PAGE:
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Editor,—Since 1974, periodic national smoking prevalence studies have been published for the general Australian population.1 However, similar studies on prison populations are non-existent. We report the results of a survey carried out during the year 2000 in 21 of 23 New South Wales (NSW) correctional facilities. These facilities contain about 93% of the state's total prison population.
We assessed smoking prevalence indirectly by auditing the weekly shopping lists presented by inmates in each facility for at least two consecutive weeks June to November 2000. We calculated the average number of inmates presenting shopping lists as well as the average number of inmates buying tobacco. These shopping lists are usually for non-food items, as food is provided for all inmates. Inmates found to have purchased at least one packet of tobacco were recorded as regular smokers. This methodology was pilot tested in two correctional facilities (by comparing with observed number of smokers) and was found to provide an objective and reliable estimate of smoking prevalence.
Of the 5959 inmates who submitted shopping lists during the study period, 4294 (72%) were found to have purchased at least one packet of tobacco. Smoking prevalence ranged from 48–97%, with facilities at both extremes housing male, minimum security inmates.
Smoking prevalence was significantly higher among females (n = 324/402, 81%) compared with males (n = 3980/5575, 71%) (p < 0.001, 95% confidence interval (CI) 5.85 to 14.15).
Studies in the general Australian population reveal a downward trend in smoking patterns, from 40% adults in 1980 to 22% in 1998.2 3 Hence, the prevalence of tobacco use in NSW correctional facilities is currently more than triple that of the general Australian population. Also the higher prevalence of smokers among female inmates contrasts with the smoking trends in the general Australian population, with male smoking prevalence significantly higher than that of women.1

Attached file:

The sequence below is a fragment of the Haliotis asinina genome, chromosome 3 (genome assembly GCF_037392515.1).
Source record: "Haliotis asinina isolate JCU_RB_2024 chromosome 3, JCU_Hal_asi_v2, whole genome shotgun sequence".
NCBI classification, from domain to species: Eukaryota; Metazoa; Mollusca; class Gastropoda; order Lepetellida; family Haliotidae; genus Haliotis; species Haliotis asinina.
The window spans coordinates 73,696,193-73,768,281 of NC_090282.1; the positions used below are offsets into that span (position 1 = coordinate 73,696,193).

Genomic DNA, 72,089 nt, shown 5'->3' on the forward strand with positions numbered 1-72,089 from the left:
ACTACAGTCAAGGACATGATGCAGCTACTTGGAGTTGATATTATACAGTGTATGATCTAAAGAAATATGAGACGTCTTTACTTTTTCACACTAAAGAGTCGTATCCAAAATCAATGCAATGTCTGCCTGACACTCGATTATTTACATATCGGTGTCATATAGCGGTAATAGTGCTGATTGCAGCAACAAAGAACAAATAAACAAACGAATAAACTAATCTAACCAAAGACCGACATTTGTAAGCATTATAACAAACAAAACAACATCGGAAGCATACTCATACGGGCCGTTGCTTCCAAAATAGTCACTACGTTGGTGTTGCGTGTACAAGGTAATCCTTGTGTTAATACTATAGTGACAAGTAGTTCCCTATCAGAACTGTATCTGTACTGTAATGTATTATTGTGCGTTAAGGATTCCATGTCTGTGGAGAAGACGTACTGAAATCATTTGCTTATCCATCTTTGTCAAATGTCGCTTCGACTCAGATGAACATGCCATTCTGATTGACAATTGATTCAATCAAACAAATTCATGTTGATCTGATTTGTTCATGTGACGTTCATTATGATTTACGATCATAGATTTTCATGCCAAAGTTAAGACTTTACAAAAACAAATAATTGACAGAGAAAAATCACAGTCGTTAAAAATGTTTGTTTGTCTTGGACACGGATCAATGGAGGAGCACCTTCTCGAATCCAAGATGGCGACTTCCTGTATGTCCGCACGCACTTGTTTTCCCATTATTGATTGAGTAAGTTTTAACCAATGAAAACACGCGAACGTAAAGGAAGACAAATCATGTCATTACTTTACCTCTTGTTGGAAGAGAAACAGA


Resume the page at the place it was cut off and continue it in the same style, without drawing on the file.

About 77% of inmates in metropolitan jails smoke (n = 1881/2430), compared with 68% in non-metropolitan jails (n = 2413/3529)—a significant difference (p < 0.001, 95% CI 6.69 to 11.31). The smoking prevalence among inmates in the prison psychiatric hospital wards was 83% (n = 66/80), significantly higher than the average prevalence of smoker inmates in NSW correctional facilities (p < 0.05, 95% CI 1.76 to 19.48). Comparatively higher smoking prevalence for mentally ill individuals has been reported for the general US community.4 Smoking rates are known to be consistently high in prison populations. For example, a 1991 statewide survey of 72 county jails in Wisconsin revealed that between 71% and 93% of inmates smoked.5
People who are educationally, socially or economically disadvantaged are at increased risk of becoming involved with the legal system, either as perpetrators or victims of crime.6 Within the context of “diffusion of innovation” theories,7cohorts of prison inmates comprise socioeconomically marginal individuals, who are least likely to be affected by mainstream educational strategies for tobacco control. Unfortunately, prison settings were not specifically addressed in the current Australia National Tobacco Strategy.8 In most correctional facilities in Australia, there is the additional issue of indifference in social concern, and reluctance by correctional authorities to allocate resources and address tobacco use in prisons—an issue that is sometimes perceived as capable of disrupting the “peace” in correctional environments, through protests and riots by inmates.9 10
Preliminary results from an ongoing pilot project on smoking cessation in NSW jails indicate that most inmates who smoke have comparatively less knowledge about tobacco. In line with the diffusion theories, such inmates may be considered not intrinsically unreachable, but as “laggards” who would catch up. Such an approach helps tobacco control workers to avoid victim blaming and focus attention on ways of speeding up the diffusion process. This may be achieved through individual and group counselling sessions on tobacco cessation, wide distribution of prison based tobacco educational materials, and tobacco cessation programmes incorporating free nicotine replacement therapy. We advocate the introduction of national prison inmate smoking prevalence surveys, and greater attention to tobacco control in prisons.
We are grateful to the following individuals for participation in the auditing of inmates' shopping lists: Michael Levy, Raymond Naoum, Beverly Spiers, Jenny Douglas, Helen Packwood, Maureen Fisher, Margaret Jones, Craig Gater, Dennis Folpp, Caroline O'Connor, Cheryl McAlister, Jammuna Bond. Lisa Jackson assisted with statistical analysis.
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